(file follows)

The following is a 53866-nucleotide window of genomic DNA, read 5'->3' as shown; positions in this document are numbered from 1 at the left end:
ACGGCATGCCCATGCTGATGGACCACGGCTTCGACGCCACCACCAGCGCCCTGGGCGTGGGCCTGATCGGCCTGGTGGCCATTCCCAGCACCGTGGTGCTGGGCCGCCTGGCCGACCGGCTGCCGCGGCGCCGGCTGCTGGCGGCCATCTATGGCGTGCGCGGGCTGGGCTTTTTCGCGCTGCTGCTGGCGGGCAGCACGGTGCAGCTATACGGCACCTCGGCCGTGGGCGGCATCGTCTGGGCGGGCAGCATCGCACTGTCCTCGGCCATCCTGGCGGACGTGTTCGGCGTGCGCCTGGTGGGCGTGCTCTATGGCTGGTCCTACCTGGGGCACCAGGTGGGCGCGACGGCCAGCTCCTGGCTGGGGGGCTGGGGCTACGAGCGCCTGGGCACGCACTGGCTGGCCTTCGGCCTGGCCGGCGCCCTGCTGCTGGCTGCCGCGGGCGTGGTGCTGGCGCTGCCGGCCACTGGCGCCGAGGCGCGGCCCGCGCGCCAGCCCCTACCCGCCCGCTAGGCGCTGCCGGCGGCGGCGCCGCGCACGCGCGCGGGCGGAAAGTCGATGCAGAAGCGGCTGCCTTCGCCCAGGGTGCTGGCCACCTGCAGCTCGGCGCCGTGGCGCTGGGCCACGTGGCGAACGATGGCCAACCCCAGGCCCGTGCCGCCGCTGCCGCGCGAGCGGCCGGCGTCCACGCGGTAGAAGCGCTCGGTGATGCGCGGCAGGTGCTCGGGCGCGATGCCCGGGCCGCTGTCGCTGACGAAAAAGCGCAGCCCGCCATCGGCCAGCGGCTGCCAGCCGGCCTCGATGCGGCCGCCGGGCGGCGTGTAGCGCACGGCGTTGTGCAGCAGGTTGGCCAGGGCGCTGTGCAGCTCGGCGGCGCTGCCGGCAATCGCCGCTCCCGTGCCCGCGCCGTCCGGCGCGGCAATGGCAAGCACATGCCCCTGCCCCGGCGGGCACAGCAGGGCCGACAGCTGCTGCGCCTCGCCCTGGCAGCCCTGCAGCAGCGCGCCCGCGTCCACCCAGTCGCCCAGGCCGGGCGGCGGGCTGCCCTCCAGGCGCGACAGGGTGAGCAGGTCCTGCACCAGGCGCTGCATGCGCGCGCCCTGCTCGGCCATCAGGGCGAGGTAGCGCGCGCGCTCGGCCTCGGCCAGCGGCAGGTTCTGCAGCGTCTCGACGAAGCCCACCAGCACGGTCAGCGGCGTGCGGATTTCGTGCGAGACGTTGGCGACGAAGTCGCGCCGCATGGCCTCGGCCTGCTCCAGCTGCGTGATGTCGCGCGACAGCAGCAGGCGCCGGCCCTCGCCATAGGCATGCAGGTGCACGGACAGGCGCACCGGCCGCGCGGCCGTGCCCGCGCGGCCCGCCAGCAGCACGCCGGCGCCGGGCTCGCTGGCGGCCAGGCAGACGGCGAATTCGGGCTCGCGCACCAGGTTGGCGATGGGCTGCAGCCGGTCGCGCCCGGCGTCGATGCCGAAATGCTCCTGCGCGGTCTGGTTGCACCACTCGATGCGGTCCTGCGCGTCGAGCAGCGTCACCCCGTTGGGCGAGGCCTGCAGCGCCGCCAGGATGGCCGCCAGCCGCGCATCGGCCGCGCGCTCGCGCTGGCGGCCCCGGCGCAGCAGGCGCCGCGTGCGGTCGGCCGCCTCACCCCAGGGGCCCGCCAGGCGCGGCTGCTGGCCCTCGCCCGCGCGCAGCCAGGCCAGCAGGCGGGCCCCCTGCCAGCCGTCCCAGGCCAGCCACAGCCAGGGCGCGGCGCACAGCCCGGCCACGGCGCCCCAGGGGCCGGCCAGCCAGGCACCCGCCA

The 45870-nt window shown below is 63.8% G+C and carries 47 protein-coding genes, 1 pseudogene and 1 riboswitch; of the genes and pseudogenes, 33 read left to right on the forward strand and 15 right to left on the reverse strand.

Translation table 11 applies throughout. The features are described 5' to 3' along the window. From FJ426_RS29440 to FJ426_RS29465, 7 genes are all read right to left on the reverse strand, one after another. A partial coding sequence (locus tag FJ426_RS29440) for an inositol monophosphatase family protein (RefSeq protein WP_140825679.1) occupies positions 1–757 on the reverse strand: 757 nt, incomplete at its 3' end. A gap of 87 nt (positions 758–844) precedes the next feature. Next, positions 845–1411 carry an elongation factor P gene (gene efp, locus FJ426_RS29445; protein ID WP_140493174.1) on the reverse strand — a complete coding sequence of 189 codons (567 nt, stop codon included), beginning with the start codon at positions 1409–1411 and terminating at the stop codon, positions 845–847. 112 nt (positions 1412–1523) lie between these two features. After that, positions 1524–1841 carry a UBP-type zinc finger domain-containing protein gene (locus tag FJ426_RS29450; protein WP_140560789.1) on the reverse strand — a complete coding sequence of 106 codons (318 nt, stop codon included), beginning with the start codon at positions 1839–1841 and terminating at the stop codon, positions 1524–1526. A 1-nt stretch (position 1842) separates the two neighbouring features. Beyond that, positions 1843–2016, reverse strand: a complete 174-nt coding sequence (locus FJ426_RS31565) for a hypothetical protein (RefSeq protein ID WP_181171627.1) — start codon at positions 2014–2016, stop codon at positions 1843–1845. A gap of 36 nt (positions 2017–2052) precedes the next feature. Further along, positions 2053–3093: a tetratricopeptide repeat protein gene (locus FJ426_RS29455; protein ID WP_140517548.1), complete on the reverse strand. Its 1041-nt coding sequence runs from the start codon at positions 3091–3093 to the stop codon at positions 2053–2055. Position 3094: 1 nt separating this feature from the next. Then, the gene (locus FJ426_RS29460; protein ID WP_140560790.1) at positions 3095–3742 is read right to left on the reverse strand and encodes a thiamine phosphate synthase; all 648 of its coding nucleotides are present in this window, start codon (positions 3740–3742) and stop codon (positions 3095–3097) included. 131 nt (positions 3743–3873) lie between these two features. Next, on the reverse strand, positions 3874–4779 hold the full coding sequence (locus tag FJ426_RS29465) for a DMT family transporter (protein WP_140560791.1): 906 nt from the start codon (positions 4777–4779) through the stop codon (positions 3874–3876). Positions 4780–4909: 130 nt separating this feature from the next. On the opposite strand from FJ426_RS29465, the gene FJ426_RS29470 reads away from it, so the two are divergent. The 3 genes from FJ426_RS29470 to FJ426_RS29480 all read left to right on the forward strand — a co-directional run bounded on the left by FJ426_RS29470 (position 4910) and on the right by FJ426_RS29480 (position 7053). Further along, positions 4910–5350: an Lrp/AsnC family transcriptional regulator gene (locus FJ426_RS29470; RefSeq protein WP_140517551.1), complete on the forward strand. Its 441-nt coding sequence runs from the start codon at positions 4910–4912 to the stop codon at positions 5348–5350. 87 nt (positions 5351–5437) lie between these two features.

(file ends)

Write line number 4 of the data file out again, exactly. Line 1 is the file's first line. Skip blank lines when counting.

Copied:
Translation table 11 applies throughout. The features are described 5' to 3' along the window. From FJ426_RS29440 to FJ426_RS29465, 7 genes are all read right to left on the reverse strand, one after another. A partial coding sequence (locus tag FJ426_RS29440) for an inositol monophosphatase family protein (RefSeq protein WP_140825679.1) occupies positions 1–757 on the reverse strand: 757 nt, incomplete at its 3' end. A gap of 87 nt (positions 758–844) precedes the next feature. Next, positions 845–1411 carry an elongation factor P gene (gene efp, locus FJ426_RS29445; protein ID WP_140493174.1) on the reverse strand — a complete coding sequence of 189 codons (567 nt, stop codon included), beginning with the start codon at positions 1409–1411 and terminating at the stop codon, positions 845–847. 112 nt (positions 1412–1523) lie between these two features. After that, positions 1524–1841 carry a UBP-type zinc finger domain-containing protein gene (locus tag FJ426_RS29450; protein WP_140560789.1) on the reverse strand — a complete coding sequence of 106 codons (318 nt, stop codon included), beginning with the start codon at positions 1839–1841 and terminating at the stop codon, positions 1524–1526. A 1-nt stretch (position 1842) separates the two neighbouring features. Beyond that, positions 1843–2016, reverse strand: a complete 174-nt coding sequence (locus FJ426_RS31565) for a hypothetical protein (RefSeq protein ID WP_181171627.1) — start codon at positions 2014–2016, stop codon at positions 1843–1845. A gap of 36 nt (positions 2017–2052) precedes the next feature. Further along, positions 2053–3093: a tetratricopeptide repeat protein gene (locus FJ426_RS29455; protein ID WP_140517548.1), complete on the reverse strand. Its 1041-nt coding sequence runs from the start codon at positions 3091–3093 to the stop codon at positions 2053–2055. Position 3094: 1 nt separating this feature from the next. Then, the gene (locus FJ426_RS29460; protein ID WP_140560790.1) at positions 3095–3742 is read right to left on the reverse strand and encodes a thiamine phosphate synthase; all 648 of its coding nucleotides are present in this window, start codon (positions 3740–3742) and stop codon (positions 3095–3097) included. 131 nt (positions 3743–3873) lie between these two features. Next, on the reverse strand, positions 3874–4779 hold the full coding sequence (locus tag FJ426_RS29465) for a DMT family transporter (protein WP_140560791.1): 906 nt from the start codon (positions 4777–4779) through the stop codon (positions 3874–3876). Positions 4780–4909: 130 nt separating this feature from the next. On the opposite strand from FJ426_RS29465, the gene FJ426_RS29470 reads away from it, so the two are divergent. The 3 genes from FJ426_RS29470 to FJ426_RS29480 all read left to right on the forward strand — a co-directional run bounded on the left by FJ426_RS29470 (position 4910) and on the right by FJ426_RS29480 (position 7053). Further along, positions 4910–5350: an Lrp/AsnC family transcriptional regulator gene (locus FJ426_RS29470; RefSeq protein WP_140517551.1), complete on the forward strand. Its 441-nt coding sequence runs from the start codon at positions 4910–4912 to the stop codon at positions 5348–5350. 87 nt (positions 5351–5437) lie between these two features.